For years I couldn't figure out risotto. I'd try recipe after recipe and was never able to get it just right. Either it wouldn't be creamy enough (despite my endless stirring) or it would be overcooked and practically mush.
Leave it to me running off and studying in Italy to finally figure out how to get it right.
On one school trip, we were lucky enough to visit a risotto rice producer not too far from my university, in the northwest region of Piedmont. There they only grow one variety of rice called carnaroli. Before that point, it was a variety I really hadn't heard too much about, as most recipes call for arborio rice, a variety you can pick up at practically any supermarket.
While the producers sung their praises of this particular variety, I wasn't quite convinced. What made it that much better than the bags of arborio I usually bought? Both are medium-grain rices, but they claimed carnaroli to be the "king," saying it made for a better risotto. I listened to their spiel and ate the risotto lunch they had prepared. Yes, the risotto was cooked perfectly, but a well-regarded chef has made it, so I still wasn't sold on the product — that is, until I used it to make my own risotto at home.
Suddenly my risotto was as good as what I've eaten at restaurants, and I wasn't using a new recipe — the only thing I had changed was the rice. The spiel was accurate: The rice has a higher starch content and firmer texture than arborio, which results in a creamier risotto that's much less resistant to overcooking. The grains are also slightly longer and keep their shape better when stirred.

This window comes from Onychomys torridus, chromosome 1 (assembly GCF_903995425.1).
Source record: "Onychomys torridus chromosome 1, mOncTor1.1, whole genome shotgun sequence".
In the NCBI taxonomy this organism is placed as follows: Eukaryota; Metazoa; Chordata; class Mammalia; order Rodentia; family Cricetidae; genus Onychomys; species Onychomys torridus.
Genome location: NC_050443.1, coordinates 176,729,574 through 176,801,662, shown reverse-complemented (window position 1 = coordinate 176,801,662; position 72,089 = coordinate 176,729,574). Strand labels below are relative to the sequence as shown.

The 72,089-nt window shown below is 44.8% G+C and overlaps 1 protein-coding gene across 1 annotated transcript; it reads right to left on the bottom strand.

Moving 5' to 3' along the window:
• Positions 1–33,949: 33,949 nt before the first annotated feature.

All of this makes for a product that's a whole lot more forgiving. While arborio can go from al dente to gummy and unpleasant in a matter of seconds, carnaroli holds onto that perfect chew even if you stir it a few too many times past its doneness. The results are always creamy and spot-on, which has allowed me to transform from someone who'd practically given up on making risotto at home to someone who now makes it on the regular (heck, I made it last night!).
So do yourself a favor and keep an eye out for carnaroli the next time you plan to make risotto. Check your local speciality food store or Italian grocer — I've even seen it at Whole Foods occasionally. It's also readily available online. Trust me on this one — it's worth the effort to seek it out.
Read More: How to Make Risotto at Home
(Image credits: Faith Durand)